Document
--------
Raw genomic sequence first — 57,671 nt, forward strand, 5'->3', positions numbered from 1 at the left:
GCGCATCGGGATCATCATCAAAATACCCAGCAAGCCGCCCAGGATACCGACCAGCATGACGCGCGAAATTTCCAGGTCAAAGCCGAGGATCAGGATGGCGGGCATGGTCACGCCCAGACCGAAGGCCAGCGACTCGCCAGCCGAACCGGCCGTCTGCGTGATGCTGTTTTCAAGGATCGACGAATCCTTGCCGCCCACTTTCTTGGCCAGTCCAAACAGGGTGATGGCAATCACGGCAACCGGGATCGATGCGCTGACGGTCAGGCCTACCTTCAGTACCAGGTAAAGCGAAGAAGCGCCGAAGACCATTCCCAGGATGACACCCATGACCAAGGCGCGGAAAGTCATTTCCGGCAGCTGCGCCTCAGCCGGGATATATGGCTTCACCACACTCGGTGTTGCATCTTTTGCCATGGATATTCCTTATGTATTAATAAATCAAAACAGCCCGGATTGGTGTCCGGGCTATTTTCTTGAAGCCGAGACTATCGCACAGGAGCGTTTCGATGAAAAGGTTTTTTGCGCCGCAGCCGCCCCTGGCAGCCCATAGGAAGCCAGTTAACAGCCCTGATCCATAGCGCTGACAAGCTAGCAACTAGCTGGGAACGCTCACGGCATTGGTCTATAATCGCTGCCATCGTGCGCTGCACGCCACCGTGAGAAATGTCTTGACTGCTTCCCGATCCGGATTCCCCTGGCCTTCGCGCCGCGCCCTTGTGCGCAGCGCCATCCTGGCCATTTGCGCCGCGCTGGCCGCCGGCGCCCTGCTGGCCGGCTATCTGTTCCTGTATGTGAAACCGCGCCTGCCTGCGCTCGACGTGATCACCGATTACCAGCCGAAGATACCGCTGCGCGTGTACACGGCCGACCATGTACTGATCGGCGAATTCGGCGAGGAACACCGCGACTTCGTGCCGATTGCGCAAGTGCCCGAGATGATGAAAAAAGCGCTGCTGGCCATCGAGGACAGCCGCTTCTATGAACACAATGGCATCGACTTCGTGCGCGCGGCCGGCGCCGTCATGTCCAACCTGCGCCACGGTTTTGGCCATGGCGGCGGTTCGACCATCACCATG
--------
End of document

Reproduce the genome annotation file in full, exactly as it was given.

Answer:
Raw genomic sequence first — 57,671 nt, forward strand, 5'->3', positions numbered from 1 at the left:
GCGCATCGGGATCATCATCAAAATACCCAGCAAGCCGCCCAGGATACCGACCAGCATGACGCGCGAAATTTCCAGGTCAAAGCCGAGGATCAGGATGGCGGGCATGGTCACGCCCAGACCGAAGGCCAGCGACTCGCCAGCCGAACCGGCCGTCTGCGTGATGCTGTTTTCAAGGATCGACGAATCCTTGCCGCCCACTTTCTTGGCCAGTCCAAACAGGGTGATGGCAATCACGGCAACCGGGATCGATGCGCTGACGGTCAGGCCTACCTTCAGTACCAGGTAAAGCGAAGAAGCGCCGAAGACCATTCCCAGGATGACACCCATGACCAAGGCGCGGAAAGTCATTTCCGGCAGCTGCGCCTCAGCCGGGATATATGGCTTCACCACACTCGGTGTTGCATCTTTTGCCATGGATATTCCTTATGTATTAATAAATCAAAACAGCCCGGATTGGTGTCCGGGCTATTTTCTTGAAGCCGAGACTATCGCACAGGAGCGTTTCGATGAAAAGGTTTTTTGCGCCGCAGCCGCCCCTGGCAGCCCATAGGAAGCCAGTTAACAGCCCTGATCCATAGCGCTGACAAGCTAGCAACTAGCTGGGAACGCTCACGGCATTGGTCTATAATCGCTGCCATCGTGCGCTGCACGCCACCGTGAGAAATGTCTTGACTGCTTCCCGATCCGGATTCCCCTGGCCTTCGCGCCGCGCCCTTGTGCGCAGCGCCATCCTGGCCATTTGCGCCGCGCTGGCCGCCGGCGCCCTGCTGGCCGGCTATCTGTTCCTGTATGTGAAACCGCGCCTGCCTGCGCTCGACGTGATCACCGATTACCAGCCGAAGATACCGCTGCGCGTGTACACGGCCGACCATGTACTGATCGGCGAATTCGGCGAGGAACACCGCGACTTCGTGCCGATTGCGCAAGTGCCCGAGATGATGAAAAAAGCGCTGCTGGCCATCGAGGACAGCCGCTTCTATGAACACAATGGCATCGACTTCGTGCGCGCGGCCGGCGCCGTCATGTCCAACCTGCGCCACGGTTTTGGCCATGGCGGCGGTTCGACCATCACCATG